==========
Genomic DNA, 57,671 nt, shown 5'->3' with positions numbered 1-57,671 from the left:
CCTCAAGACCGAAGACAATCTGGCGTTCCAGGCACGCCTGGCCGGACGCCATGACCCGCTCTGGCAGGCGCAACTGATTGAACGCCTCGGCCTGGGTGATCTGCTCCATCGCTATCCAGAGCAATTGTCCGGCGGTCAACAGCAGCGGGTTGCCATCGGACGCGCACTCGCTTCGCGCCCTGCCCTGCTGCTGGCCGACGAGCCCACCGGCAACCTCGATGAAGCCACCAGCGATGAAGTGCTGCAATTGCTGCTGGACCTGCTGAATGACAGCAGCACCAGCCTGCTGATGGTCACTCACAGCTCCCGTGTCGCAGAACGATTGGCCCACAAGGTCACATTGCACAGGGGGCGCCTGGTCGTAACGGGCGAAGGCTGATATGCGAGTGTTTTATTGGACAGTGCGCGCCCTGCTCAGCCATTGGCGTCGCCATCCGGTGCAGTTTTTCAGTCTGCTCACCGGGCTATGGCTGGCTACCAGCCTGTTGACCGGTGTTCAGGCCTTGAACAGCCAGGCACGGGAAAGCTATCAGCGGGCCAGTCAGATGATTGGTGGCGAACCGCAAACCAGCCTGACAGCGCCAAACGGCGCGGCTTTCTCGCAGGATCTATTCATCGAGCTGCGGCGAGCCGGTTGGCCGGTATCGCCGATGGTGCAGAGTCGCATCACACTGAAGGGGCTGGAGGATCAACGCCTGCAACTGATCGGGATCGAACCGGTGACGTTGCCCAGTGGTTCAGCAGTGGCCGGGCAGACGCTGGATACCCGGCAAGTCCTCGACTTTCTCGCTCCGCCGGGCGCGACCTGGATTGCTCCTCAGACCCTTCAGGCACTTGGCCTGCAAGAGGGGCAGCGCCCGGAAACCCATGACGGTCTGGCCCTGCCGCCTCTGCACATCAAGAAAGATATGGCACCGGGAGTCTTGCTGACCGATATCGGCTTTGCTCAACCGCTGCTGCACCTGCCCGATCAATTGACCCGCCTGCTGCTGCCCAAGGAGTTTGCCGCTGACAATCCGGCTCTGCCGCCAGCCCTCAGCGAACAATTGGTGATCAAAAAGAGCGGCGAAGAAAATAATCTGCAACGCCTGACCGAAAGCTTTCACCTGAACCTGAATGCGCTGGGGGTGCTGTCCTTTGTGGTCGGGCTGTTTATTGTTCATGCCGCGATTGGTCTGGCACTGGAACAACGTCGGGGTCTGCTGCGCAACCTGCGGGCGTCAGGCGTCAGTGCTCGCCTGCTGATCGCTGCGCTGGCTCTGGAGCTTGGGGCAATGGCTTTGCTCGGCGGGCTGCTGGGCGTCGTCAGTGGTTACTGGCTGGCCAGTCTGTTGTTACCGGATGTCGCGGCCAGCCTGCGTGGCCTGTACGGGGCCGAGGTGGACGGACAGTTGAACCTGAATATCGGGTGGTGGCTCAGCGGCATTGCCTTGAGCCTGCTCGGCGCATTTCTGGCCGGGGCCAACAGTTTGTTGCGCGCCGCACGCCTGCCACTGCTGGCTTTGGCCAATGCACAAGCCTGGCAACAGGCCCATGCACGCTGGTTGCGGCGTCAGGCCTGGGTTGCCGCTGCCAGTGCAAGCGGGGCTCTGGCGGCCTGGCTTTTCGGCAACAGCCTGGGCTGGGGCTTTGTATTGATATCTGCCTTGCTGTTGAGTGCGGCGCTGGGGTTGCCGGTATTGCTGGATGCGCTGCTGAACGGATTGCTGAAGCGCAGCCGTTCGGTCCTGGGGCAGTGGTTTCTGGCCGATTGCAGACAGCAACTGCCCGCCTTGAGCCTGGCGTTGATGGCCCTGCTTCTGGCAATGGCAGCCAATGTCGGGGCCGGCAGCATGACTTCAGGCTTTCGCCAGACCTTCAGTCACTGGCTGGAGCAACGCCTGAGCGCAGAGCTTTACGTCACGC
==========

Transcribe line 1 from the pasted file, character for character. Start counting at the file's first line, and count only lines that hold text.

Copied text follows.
Genomic DNA, 57,671 nt, shown 5'->3' with positions numbered 1-57,671 from the left: